First published in 1998, this volume is the first full-length discussion of women’s experiences in the solicitors’ profession in the UK. It provides an account which is grounded in historical research and a contemporary research study. The authors explore this material to analyze both women’s own experiences and the mainstream culture and structure of the profession. Following a treatment of the struggle against the formal exclusionary barriers to women’s entry to the profession, this book then seeks to identify the informal obstacles which were subsequently erected to women’s participation and career progression, and examine their persistence, in a modified form, into the contemporary era. The analysis draws on perspectives from feminist jurisprudence to the sociology of the professions to shed light on the processes which support women’s continued subordination in employment as lawyers.
’If the status of woman solicitors is to be improved, the profession must not shirk from recognising how difficult the task is and how radical reforms must be. Anyone who is serious about taking on such a task must read this book if they are to have a clear picture of the experiences of women solicitors…’ Law Society Gazette ’…a tour de force, seemingly weaving economic theory, feminist theory, the sociology of professions, others’ findings, and their own data into a powerful argument powerfully presented…it is the most comprehensive, persuasive, and important contribution to the expanding literature on woman and the legal profession that I have read…anyone…who has not read this book has not done their homework.’ Journal of Law and Society ’…thorough, detailed and persuasive…makes an important contribution to our understanding of some of the constraints facing women developing careers as solicitors in large, commercially orientated, law firms.’ Work, Employment and Society ’…a sophisticated analysis that advances our understanding of women’s career patterns and the legal profession itself in important ways…an important contribution to understanding the gendered nature of the legal profession, women’s entry into the professions as a whole, and the persistence of women’s subordination more generally.’ Law and Politics Book Review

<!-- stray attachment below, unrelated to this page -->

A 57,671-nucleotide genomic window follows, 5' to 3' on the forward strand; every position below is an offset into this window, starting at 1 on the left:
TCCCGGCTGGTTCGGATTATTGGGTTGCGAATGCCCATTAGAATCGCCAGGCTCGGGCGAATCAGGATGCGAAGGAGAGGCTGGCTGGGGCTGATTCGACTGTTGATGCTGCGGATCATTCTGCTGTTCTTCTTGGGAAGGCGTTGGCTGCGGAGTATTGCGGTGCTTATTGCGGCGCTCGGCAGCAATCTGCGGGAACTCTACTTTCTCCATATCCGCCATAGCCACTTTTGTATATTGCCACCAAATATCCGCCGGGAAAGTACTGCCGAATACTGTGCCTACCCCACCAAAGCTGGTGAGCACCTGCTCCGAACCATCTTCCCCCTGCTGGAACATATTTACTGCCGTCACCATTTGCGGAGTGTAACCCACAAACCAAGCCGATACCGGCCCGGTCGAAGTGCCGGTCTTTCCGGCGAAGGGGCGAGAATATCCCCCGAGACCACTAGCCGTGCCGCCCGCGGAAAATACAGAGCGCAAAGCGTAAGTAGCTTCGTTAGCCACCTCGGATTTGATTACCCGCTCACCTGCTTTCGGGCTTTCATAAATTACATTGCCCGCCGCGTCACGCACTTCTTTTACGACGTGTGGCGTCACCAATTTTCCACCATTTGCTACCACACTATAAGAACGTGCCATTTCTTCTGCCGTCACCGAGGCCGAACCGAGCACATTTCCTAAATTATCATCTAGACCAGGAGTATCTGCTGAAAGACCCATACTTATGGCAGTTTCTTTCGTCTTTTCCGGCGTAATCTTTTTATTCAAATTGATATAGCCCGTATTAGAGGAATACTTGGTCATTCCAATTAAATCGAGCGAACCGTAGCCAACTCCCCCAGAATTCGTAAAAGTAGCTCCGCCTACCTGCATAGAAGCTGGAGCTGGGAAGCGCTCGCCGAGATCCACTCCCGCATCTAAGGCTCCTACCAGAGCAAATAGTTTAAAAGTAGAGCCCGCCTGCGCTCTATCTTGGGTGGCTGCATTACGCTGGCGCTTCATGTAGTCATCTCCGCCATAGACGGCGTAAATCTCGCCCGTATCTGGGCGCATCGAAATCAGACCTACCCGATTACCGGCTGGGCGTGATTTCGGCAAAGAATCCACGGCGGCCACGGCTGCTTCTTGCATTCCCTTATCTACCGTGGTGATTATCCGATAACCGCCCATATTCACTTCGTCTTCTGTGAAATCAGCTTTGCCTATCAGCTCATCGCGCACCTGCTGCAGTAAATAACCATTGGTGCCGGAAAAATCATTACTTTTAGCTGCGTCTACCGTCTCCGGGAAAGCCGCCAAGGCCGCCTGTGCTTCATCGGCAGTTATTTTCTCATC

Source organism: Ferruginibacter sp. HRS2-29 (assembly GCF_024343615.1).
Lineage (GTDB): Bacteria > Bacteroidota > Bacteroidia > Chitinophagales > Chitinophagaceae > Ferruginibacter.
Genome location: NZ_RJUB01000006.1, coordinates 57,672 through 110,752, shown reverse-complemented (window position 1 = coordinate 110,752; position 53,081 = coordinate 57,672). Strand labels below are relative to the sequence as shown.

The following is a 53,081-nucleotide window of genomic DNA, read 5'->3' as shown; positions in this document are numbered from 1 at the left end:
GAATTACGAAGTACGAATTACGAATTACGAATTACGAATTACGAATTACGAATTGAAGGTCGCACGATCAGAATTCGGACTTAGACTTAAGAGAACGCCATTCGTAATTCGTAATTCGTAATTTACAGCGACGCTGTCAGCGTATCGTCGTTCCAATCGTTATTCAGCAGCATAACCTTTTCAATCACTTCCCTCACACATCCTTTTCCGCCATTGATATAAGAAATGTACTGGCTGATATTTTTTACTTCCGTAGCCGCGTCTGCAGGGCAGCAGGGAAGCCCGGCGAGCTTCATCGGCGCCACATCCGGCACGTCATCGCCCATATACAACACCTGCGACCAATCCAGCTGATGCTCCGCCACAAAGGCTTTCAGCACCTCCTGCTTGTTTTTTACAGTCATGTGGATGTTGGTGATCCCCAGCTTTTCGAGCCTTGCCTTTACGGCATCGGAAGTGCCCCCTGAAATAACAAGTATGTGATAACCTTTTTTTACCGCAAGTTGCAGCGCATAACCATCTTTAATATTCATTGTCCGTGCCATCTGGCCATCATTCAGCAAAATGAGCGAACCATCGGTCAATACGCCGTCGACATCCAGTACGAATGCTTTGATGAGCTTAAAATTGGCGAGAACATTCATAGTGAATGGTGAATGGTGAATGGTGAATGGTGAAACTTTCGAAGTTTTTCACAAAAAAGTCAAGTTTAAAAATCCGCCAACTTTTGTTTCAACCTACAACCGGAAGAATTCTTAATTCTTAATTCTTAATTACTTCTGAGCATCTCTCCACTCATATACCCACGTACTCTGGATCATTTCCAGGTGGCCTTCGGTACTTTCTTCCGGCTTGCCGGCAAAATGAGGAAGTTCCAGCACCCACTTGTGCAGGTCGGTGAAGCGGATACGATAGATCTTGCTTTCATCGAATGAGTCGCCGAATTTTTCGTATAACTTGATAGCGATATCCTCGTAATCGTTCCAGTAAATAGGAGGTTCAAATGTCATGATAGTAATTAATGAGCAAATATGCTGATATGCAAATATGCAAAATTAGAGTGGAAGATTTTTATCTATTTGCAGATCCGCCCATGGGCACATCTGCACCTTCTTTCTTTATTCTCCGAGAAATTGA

1. Introduction. 2. Gender and the Legal Labour Market. 3. ‘The Common Sense of Mankind’: the Common Law and the Historical Exclusion of Women from the Legal Profession. 4. ‘Bonds of Trust’: From Informal Exclusion to Full Participation? 5. The Men’s Room: Cultural Capital and the Fraternal Contract. 6. ‘She’s All Right for a Bird’: The Accommodation of Women. 7. The Meaning of the Career Break: Human Capital, Cultural Capital, Social Capital. 8. Conclusion.
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